A dedicated section for the loved ones of those killed in the 2001 and 1993 attacks. Stay informed and plan your visit.
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The unthinkable and unimaginable has occurred.
A horror of devastation and death—
A violence beyond grasp. And yet. . . we can have hope and we can help. – Journal entry by Ejay Weiss, dated September 11-12, 2001
Ejay Weiss grabbed his binoculars and left his studio on West 21st Street and Ninth Avenue soon after hearing the roar of an airplane flying low overhead. He zigzagged his way south and west, pausing at 14th Street, which had already been cordoned off by law enforcement. Training his binoculars at the fire burning in the North Tower, he saw the sun-drenched blue sky as well as clouds of smoke through the gash where the plane had penetrated the building. Weiss continued to peer through his binoculars as the towers collapsed.
A lifelong New Yorker, Weiss was overcome with grief and enraged at the atrocity perpetrated on the only home he had ever known. Within days, he felt compelled to witness the devastation for himself and rode his bicycle to Ground Zero, where he gathered some World Trade Center ash and grit. Weiss tried to comprehend the catastrophe by sketching and painting. By early 2002, he had completed four paintings, on view here, into which he incorporated bits of the ash and earth he had collected. By the first anniversary of the attacks, Weiss had completed a total of nine paintings in a series he later named the 9/11 Elegies.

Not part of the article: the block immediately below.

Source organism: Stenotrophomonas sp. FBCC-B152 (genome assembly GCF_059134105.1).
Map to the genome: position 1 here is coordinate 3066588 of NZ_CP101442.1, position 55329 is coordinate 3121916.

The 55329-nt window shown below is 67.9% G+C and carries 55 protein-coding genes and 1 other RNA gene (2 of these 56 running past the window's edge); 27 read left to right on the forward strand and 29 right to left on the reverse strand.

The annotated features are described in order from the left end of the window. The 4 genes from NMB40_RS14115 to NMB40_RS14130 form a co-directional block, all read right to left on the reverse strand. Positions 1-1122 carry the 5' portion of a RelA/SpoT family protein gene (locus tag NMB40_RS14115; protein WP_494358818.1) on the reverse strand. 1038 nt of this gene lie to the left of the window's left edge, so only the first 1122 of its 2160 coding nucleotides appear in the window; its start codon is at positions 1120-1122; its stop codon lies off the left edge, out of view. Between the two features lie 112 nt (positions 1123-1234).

Ejay Weiss mixed ash from Ground Zero with black acrylic for most of the series. His images serve as a metaphor of both the towers’ windows and their footprints. The paintings combine a matrix of layered threads of paint with the view beyond the towers to evoke the collapse of the buildings and the void created in the towers’ absence.
Ejay Weiss’s work explores ideas related to science, physics, and metaphysics. His paintings also address political questions and the social and historical turning points of the 20th and 21st centuries. A native New Yorker, Weiss grew up in Brooklyn and studied painting and architecture. His images are often structured by grids, and a square-within-a-square format is recurrent in his work. Window-like openings, which he characterizes as “windows to infinity,” also feature in his paintings. Alongside his work in the arts and education, from 1992 to 2009, Weiss served as artist-in-residence and design coordinator for Cabrini Medical Center’s hospice program.